Building regulations for Oukloof (the new location) are established.
“Lameyer is told not to rebuild his house that burnt down…”
In a letter to the Dutch Reformed Church Council, the Village Management Board asks permission to receive the coloured location land (erf 216) as a free gift from the Dutch Reformed Church, with the aim of upgrading the housing conditions and establishing a new housing scheme for the coloured people.
Oukloof is taking shape and growing at a steady pace.
A hand-written letter sent to provincial government from the Village Management Board requests permission to put in place a curfew for coloured people in the town, but the request is denied.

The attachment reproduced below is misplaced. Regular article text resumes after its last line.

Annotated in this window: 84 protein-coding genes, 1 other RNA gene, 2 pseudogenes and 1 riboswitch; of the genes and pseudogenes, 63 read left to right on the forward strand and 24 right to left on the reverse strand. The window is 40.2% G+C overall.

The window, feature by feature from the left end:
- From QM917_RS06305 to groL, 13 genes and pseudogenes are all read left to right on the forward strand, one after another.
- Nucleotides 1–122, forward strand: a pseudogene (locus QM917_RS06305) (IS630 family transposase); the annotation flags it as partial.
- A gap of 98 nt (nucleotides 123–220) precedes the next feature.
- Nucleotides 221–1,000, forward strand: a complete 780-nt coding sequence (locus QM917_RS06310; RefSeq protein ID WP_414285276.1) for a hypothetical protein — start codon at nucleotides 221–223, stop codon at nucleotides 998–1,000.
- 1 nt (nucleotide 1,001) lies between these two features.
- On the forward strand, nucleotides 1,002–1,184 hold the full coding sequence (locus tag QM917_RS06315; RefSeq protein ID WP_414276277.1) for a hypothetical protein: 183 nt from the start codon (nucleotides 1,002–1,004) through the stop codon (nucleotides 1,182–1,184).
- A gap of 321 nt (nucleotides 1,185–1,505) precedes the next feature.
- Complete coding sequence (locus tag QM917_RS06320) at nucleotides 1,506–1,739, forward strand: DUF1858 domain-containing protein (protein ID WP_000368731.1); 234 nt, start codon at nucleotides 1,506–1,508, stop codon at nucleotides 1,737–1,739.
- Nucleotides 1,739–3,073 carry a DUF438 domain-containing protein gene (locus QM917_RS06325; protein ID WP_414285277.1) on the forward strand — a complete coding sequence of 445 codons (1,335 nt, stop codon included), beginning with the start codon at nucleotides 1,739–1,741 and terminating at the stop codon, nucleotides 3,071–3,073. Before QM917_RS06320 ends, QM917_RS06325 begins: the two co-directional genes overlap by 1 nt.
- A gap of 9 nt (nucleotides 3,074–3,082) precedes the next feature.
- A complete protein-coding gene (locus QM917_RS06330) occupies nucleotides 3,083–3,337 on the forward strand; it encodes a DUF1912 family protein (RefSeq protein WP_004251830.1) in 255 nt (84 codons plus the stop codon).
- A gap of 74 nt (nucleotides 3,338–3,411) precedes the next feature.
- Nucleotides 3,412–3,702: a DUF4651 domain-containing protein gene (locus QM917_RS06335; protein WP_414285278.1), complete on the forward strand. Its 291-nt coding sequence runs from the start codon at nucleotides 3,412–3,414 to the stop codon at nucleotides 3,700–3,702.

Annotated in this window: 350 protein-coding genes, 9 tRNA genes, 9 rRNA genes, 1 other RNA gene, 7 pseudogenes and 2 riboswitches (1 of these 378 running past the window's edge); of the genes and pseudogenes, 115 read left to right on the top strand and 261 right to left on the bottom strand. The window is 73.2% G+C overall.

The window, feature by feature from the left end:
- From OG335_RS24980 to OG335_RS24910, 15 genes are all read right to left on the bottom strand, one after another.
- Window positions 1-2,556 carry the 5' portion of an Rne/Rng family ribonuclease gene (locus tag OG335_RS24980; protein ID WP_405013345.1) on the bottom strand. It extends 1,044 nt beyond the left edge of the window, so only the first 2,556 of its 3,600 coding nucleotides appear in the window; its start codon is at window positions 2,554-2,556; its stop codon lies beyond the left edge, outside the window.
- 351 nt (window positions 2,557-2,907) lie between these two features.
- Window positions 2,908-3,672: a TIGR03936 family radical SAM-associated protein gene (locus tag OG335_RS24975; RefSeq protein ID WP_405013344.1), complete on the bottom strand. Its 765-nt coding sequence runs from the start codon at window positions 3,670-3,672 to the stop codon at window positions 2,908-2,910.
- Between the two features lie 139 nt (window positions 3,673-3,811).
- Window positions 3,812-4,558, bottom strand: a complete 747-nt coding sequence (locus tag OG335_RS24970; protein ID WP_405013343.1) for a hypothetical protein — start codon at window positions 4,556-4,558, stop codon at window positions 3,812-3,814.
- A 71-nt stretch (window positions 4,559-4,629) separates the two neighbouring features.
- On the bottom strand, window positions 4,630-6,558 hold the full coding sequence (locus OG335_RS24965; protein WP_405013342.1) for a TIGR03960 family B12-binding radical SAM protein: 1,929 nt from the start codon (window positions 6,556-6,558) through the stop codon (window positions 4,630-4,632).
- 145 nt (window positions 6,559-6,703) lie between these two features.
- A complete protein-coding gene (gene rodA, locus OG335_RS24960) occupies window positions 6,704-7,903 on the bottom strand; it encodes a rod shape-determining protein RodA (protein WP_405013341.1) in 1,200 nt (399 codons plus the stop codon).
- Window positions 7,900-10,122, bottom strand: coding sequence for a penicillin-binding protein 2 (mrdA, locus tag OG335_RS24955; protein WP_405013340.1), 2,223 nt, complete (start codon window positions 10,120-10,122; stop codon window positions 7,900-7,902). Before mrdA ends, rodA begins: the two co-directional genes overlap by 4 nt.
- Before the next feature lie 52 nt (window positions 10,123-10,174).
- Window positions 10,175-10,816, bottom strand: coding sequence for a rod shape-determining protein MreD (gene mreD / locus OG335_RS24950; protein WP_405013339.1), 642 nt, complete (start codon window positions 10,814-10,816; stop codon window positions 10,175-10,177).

Plans are put in place to collect money to build a mortuary for the Mission Church congregation. This will be managed by Rev. Bloem who is head of the Mission Church at the time.
With no electricity in Riebeek Kasteel in the 1930s, the mortuary would have been built in such a way to keep the room cool inside especially during the valley’s sweltering summers. The bodies were only brought from the hospital to the mortuary a day or two before the burial.
NGK Archives: 2211 GEM-K 1929